Guizhou-Style Kung Pao Chicken

Time 25 minutes
Yields Serves 4
Guizhou-Style Kung Pao Chicken
(Yuki Sugiura / For The Times)
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More piquant than spicy, this version of kung pao chicken starts with a chile paste fragrant with garlic and ginger. Combined with a sauce that’s sweet with sugar, sour with vinegar and savory from rice wine and soy sauce, the result is a chicken stir-fry with an even balance of flavors. This preparation is unique to Guizhou, where it’s made with ciba chiles.

Chile Paste
Marinated Chicken

For the chile paste: Place the chiles in a bowl and cover with boiling water. Place a little dish on the chiles to keep them immersed, and leave until softened, at least 5 minutes. Drain the chiles. Place them in a mortar with the garlic and ginger and pound to a coarse paste, or pulse to a paste in a small food processor or with an immersion blender.


For the chicken: Place the chicken, starch, salt and 2 tablespoons cold water in a medium bowl. Mix until evenly coated.


For the sauce: Combine the sugar, vinegar, wine, starch and both soy sauces in a small bowl and mix until the sugar dissolves.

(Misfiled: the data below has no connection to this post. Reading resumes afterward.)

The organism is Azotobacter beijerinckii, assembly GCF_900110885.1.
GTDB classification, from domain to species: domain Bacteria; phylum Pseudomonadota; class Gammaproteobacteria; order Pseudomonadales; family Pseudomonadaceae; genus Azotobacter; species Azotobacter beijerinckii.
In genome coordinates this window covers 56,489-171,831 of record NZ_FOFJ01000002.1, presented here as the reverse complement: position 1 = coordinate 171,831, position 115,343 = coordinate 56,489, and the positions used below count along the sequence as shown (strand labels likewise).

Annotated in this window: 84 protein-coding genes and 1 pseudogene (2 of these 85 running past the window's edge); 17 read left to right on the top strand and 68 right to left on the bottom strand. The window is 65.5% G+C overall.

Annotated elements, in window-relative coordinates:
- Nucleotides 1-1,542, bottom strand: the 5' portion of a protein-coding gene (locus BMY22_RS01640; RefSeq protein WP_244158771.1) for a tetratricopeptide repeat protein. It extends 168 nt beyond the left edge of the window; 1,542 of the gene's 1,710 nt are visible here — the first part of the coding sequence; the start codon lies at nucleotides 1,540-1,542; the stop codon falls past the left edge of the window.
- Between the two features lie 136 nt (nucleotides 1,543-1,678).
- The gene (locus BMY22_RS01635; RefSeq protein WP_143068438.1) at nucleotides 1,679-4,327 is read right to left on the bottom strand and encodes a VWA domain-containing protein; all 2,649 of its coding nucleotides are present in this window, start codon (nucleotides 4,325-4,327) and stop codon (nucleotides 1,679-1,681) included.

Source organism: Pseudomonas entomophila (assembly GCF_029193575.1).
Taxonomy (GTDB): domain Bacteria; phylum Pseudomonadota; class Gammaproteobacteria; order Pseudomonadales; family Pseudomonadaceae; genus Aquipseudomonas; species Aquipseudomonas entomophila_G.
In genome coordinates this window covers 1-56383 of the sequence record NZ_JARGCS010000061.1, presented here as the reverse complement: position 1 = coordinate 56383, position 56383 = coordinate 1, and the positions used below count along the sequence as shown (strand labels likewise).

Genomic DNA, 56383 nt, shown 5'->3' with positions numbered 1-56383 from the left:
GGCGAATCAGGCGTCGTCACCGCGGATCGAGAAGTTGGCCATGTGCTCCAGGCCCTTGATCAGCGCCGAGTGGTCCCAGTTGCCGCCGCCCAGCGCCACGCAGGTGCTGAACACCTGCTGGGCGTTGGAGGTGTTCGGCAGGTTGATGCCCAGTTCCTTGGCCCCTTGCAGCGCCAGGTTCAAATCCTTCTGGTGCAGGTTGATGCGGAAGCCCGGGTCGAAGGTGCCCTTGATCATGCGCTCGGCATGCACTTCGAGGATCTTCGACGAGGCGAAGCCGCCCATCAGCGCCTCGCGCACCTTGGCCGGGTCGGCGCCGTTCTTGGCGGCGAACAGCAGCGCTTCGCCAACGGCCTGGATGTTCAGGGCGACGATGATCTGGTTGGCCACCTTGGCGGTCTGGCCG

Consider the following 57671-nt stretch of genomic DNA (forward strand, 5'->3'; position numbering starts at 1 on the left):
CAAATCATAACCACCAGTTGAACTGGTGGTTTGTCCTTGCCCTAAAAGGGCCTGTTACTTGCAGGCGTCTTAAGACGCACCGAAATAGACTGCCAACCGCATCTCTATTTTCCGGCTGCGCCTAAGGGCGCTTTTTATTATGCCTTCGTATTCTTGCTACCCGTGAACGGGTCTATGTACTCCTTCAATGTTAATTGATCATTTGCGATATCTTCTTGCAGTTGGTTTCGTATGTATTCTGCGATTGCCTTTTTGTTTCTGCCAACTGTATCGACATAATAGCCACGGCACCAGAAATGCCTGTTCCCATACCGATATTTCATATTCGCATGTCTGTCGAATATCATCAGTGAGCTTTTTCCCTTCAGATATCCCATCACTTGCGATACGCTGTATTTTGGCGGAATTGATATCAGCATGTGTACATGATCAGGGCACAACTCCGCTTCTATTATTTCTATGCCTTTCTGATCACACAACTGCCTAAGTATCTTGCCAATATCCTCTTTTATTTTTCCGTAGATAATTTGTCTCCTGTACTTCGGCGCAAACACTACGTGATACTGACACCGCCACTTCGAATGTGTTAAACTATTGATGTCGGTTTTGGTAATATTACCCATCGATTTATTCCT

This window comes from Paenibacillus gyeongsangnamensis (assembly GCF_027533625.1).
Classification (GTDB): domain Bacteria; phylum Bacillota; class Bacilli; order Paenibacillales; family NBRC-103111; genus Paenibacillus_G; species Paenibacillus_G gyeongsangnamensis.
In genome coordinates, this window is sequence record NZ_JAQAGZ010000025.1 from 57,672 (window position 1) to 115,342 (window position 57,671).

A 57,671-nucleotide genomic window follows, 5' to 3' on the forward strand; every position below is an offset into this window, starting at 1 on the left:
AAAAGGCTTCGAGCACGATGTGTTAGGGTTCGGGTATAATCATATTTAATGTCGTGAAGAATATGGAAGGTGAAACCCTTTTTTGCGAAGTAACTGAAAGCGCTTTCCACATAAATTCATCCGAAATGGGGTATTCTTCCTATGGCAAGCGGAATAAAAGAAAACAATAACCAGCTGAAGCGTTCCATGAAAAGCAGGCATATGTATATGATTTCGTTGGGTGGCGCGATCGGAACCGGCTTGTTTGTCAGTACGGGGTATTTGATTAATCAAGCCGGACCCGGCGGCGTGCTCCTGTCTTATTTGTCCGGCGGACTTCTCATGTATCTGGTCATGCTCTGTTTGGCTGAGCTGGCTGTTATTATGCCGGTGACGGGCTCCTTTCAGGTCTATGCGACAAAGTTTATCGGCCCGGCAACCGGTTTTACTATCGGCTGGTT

To stir-fry: Heat a well-seasoned wok, large cast-iron skillet or other large skillet over very high heat. Add 3 tablespoons oil, carefully swirl to coat the bottom and sides, and immediately add the marinated chicken. Stir-fry to separate the pieces. When the chicken pieces have gone pale but are not fully cooked, about 3 minutes, transfer to a plate.


Set the wok over medium heat. Add the remaining 3 tablespoons oil and when the oil shimmers but before it smokes, add the chile paste and stir-fry until sizzling, 1 to 2 minutes. Take care not to burn the chiles. Add the ginger, scallion whites and sweet flour sauce, turn the heat up to high and stir-fry until aromatic, 1 to 2 minutes. Return the chicken to the wok and mix well.


Pour the sauce into the center of the wok, then stir as it thickens and cloaks the chicken, 3 to 4 minutes. Finally, stir in the scallion greens and serve immediately.

Adapted From:
“The Food of Sichuan” by Fuchsia Dunlop.